6. 6. © 2018 EDB All rights reserved. 6 • INSERT: Same as current heap, but in case of an abort, dead row versions will be removed immediately by undo, not at a later time by VACUUM. • DELETE: Same as current heap … mostly. • UPDATE: Very different! Whenever possible, we want to update the tuple “in place,” without storing a second version in the heap. – The old version of the tuple will be stored in the undo log. – In-place updates prevent bloat! The undo log may bloat, but it will shrink as soon as the relevant transactions are no longer running. zheap: Basic Operations
  7. 7. © 2018 EDB All rights reserved. 7 • In the existing heap, every update is either HOT (no indexes updated) or non-HOT (insert into every index). • In zheap, every update is either in-place or not. At present, like a HOT update, an in-place update cannot modify any indexed columns. • An “in-place” update is significantly better than a HOT update because it does not require that the page contain adequate space for the entire new tuple. – We don’t need any extra space at all unless the new version of the tuple is wider than the old one. • In the future, we will also be able to perform in-place updates when indexed columns have been modified. Updates: “In Place” or not?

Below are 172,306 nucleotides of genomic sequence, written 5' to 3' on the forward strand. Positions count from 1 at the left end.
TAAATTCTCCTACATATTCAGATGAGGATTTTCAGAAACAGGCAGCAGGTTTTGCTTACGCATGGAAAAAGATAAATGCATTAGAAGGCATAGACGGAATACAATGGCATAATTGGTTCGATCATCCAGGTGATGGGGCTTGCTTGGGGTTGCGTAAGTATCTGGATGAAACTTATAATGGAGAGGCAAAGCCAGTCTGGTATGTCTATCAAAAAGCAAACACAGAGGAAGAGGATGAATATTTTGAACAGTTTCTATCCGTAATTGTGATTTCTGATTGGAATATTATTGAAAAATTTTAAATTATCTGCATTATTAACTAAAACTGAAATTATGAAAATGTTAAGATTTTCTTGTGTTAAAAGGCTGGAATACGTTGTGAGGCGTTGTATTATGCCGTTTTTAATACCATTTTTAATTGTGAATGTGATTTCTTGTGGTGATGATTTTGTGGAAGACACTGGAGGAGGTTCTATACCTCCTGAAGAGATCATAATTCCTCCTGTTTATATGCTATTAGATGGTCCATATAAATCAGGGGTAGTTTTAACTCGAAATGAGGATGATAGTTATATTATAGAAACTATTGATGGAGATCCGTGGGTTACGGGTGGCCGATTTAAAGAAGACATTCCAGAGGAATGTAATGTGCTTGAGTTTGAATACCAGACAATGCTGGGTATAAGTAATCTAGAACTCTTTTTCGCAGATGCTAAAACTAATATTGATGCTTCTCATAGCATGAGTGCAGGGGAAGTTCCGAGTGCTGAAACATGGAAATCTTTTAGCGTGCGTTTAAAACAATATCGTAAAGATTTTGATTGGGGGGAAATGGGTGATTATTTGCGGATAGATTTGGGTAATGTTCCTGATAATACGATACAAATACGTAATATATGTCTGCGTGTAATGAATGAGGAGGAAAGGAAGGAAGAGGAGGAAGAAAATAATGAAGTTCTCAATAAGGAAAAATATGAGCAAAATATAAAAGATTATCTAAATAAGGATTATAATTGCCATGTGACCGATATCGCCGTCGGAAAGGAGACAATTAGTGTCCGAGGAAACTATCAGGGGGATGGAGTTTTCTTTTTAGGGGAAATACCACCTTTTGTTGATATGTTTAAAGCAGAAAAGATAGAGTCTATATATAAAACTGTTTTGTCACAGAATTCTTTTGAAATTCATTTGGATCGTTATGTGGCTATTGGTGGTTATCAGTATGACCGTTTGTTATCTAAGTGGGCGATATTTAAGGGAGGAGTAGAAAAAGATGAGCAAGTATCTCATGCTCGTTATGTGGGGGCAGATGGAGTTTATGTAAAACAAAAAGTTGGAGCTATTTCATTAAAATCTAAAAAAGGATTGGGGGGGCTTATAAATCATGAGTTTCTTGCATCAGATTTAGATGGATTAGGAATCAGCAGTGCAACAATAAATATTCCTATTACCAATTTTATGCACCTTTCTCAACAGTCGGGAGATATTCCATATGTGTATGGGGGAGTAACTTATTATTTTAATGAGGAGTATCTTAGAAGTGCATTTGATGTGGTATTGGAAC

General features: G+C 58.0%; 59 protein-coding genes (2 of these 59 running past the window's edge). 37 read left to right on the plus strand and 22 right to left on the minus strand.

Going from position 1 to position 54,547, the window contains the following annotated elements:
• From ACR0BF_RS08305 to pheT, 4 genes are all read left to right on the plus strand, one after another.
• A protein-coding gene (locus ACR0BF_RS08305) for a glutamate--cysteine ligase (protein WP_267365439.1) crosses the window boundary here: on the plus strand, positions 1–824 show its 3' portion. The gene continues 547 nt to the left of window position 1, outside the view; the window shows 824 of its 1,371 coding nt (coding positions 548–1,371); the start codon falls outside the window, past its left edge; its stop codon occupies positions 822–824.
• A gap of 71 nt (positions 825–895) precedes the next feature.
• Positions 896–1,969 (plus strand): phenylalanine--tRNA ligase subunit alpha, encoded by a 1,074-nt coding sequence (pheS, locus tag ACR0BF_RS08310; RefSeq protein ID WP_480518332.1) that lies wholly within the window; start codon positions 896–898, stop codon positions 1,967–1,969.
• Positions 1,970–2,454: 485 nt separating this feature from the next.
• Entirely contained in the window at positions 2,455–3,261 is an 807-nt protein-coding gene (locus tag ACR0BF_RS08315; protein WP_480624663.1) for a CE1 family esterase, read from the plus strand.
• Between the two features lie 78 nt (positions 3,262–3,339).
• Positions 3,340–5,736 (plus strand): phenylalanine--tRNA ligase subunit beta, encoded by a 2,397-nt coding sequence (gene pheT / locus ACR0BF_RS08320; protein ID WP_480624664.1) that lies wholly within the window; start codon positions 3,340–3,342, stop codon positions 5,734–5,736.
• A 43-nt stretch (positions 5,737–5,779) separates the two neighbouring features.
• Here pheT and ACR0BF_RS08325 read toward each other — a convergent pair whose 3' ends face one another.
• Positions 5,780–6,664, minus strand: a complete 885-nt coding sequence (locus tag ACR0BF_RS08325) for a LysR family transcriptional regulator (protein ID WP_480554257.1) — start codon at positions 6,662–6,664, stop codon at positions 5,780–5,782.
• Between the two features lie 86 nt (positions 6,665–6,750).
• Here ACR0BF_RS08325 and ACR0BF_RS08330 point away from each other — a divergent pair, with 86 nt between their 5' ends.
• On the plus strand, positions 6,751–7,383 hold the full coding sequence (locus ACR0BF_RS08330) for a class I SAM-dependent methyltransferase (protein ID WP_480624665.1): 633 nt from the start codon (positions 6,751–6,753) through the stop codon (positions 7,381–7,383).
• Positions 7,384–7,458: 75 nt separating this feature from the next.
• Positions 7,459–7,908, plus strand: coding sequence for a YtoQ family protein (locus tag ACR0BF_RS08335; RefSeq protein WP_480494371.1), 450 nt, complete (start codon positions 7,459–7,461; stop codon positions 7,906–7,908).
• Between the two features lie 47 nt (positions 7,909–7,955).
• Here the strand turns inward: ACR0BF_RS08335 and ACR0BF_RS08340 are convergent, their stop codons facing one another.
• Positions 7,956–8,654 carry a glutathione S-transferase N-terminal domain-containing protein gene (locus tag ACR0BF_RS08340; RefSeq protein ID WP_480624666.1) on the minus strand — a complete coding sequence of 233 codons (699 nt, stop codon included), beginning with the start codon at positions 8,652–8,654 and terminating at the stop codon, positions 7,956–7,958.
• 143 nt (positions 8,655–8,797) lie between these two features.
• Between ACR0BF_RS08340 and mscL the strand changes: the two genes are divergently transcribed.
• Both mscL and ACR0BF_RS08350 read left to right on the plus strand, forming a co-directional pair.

8. 8. © 2018 EDB All rights reserved. 8 • Current version of zheap works without any changes to index access methods. • We plan to continue supporting the use of unmodified index access methods with zheap. • However, if indexes are modified to support “delete- marking,” we could do in-place updates even when indexed columns are modified. • When performing an in-place update, mark the old index entry as possibly-deleted, and insert a new one. No changes to indexes where the corresponding columns aren’t modified! zheap: Index Support
  9. 9. © 2018 EDB All rights reserved. 9 • In the current heap, each non-HOT update incurs one insert to every index. • With zheap, each in-place update will incur one insert and one delete-marking operation for each index, but only for indexes where the indexed columns are modified. • By removing the restriction that no indexed columns can be modified, we will be able to perform nearly all updates in place! • Only updates that expand the row so that it no longer fits on the page will need to be performed as not-in- place. zheap: Index Support (2)
  10. 10. © 2018 EDB All rights reserved. 10 • If all indexes on the table support delete-marking, maybe we don’t need VACUUM any more. • Remember, zheap pages don’t need to be hinted, frozen, etc. If there are leftover tuples, we can remove them when we want to reuse the space, rather than in advance. • Delete-marked index tuples can be removed “lazily” - perhaps when they are scanned, or when they are evicted from shared buffers. Index pages that are never accessed again might be bloated, but that doesn’t have much impact on performance. Eliminating VACUUM